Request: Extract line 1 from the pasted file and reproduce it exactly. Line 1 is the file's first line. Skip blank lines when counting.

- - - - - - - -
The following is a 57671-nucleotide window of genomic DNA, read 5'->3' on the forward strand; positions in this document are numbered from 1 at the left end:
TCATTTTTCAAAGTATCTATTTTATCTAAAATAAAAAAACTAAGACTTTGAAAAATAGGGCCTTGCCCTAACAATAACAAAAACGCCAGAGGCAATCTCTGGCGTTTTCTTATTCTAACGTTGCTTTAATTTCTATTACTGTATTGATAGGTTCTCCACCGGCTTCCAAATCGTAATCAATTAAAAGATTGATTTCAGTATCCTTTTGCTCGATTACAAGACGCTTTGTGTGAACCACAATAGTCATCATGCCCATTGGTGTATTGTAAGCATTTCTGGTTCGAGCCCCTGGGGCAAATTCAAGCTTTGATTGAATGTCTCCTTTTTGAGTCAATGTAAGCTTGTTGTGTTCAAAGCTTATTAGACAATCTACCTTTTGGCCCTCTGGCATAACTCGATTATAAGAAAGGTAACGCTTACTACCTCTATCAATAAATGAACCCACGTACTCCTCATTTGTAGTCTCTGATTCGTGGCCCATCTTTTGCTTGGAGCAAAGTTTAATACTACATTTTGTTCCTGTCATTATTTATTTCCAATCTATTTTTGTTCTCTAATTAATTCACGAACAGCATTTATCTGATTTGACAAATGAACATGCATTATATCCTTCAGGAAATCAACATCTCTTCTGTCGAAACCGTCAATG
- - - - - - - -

The following is a 57671-nucleotide window of genomic DNA, read 5'->3' on the forward strand; positions in this document are numbered from 1 at the left end: